This Big Fish seems to have more lives than a cat. The original, a quirky Spanish restaurant marked by a red stiletto shoe sculpture a story high, opened nearly two decades ago on the Miami River. In 1999, a Milano restaurateur transformed it into an impossibly popular Italian restaurant-club that closed in 2010, only to pop up on the Little River just off Biscayne Boulevard a couple of months ago.
In this new, smaller spot (formerly a Greek tavern and an Indian buffet), nothing remains of the original pesce-centric eatery except the name, but new owners are trying to bring this fabled fish back to life.
Renovations included a much-needed cleanup of the interior and an expansion of the riverside terrace. Twinkling white lights, flowing drapes and tablecloths lend a romantic air, though the blood-red interior walls, fake flower centerpieces and clubby soundtrack are a bit tacky.
The straightforward menu of Italian seafood could use more fresh and local fish. The salmon, branzino, grouper and tuna on offer are common from Miami to Milwaukee.
Still, vibrant, lemony tuna tartare with a creamy smattering of avocado makes a satisfying starter to share. Thinly sliced octopus carpaccio is as large as my hand and a bit unwieldy, but nicely plated beneath a shower of infant arugula and sweet, grape tomato halves.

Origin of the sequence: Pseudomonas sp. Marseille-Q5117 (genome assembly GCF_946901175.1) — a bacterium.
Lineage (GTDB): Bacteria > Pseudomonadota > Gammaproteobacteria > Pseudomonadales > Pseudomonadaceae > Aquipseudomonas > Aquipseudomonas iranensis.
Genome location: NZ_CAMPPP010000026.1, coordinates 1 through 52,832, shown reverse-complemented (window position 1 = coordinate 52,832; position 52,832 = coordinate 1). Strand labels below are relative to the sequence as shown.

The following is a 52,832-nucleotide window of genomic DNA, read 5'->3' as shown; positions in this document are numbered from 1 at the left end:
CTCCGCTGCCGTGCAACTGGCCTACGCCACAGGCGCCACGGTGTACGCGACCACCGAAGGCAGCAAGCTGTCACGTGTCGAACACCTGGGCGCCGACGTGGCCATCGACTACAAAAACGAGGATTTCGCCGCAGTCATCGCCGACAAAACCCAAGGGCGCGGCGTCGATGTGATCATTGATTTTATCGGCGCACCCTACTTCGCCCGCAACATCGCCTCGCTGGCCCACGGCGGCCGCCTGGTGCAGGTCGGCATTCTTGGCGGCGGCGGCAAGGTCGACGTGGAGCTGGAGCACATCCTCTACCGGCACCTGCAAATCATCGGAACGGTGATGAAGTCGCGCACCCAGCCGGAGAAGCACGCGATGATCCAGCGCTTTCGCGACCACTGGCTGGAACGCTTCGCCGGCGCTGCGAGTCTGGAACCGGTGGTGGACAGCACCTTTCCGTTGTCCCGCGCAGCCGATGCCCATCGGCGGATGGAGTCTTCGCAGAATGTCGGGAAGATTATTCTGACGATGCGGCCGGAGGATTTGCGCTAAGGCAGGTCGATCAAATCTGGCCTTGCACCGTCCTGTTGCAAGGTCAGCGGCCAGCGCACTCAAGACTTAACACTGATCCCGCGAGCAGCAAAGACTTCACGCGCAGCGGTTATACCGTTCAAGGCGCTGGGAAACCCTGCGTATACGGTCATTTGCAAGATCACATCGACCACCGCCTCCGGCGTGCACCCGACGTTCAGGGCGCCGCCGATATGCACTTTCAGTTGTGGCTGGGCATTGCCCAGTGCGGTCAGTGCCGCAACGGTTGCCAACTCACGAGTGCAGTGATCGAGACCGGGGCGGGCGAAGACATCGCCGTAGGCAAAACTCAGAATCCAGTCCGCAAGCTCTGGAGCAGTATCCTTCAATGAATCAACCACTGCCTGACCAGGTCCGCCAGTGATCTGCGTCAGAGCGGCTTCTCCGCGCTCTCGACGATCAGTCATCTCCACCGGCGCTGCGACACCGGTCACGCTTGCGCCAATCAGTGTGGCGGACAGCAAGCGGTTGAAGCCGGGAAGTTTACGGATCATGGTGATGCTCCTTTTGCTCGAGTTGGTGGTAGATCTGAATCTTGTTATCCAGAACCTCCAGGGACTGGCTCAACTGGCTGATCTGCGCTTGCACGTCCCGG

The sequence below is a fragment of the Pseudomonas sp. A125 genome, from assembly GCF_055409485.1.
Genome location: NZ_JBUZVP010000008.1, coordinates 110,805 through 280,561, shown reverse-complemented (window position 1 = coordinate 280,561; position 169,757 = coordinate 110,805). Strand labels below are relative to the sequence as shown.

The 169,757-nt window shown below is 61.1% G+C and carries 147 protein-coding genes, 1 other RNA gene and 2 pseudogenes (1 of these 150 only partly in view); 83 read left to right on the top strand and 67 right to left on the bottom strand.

Pastas, too, are well handled, though some of the sauces are as salty as seawater. A luscious paccheri, wide, grooved tubes cooked al dente and sauced with a smooth cream dotted with ham and portobello mushrooms, is worth returning for. Competent linguine alla vongole sported teeny, tender eraser-sized clams as perky as high-school cheerleaders.
Salads, including a standard Caesar, are dressed appropriately for the subtropical climate.
The fish we sampled was inconsistent. A sliver of branzino was cooked perfectly al cartoccio (in paper packet) with briny black olives, earthy capers and juicy tomatoes. However, on another visit, the grouper was dry and thin, its buckling breadcrumb coating thicker than the fish itself.
A tagliata di manzo, rib-eye, was evenly marbled and tender enough, but had an odd grayish color. However, the accompanying patate al forno, perfectly puffed cubes of roasted potato, were transporting.
A pair of pretty crab cakes had the texture and taste of mashed potatoes. Bracelet-sized rings of calamari were thin and golden but cold and chewy as rubber bands. Not even the tangy marinara sauce could help. The mussels, clams and shrimp in the seafood risotto lacked freshness and flavor.
Chef Andrea Chiriatti shows skill, but this kitchen is not stocked with the kind of 24-karat ingredients he enjoyed during a brief stint at the now-shuttered Gold & Pepper on South Beach.
Front-of-the-house staff are welcoming, but disappear for long stretches. Servers were quick to remove dishes we hadn’t finished and slow to refill water and wine glasses.
Speaking of wine, the list is limited, several labels we asked for were not available, and the Montepulciano was served warm as bath water.
Desserts were a nice surprise. A supple pannacota paired with a sweet-tart berry compote nearly had us scraping the plate. An airy chocolate mousse is as fun as Christmas, and the indulgent tiramisu has loads of cocoa and a potent dose of espresso.
There are happy elements to this fish tale, including a magical outdoor setting and a few nice plates, if you choose well.
Miami Herald reviewers dine anonymously at the newspaper's expense.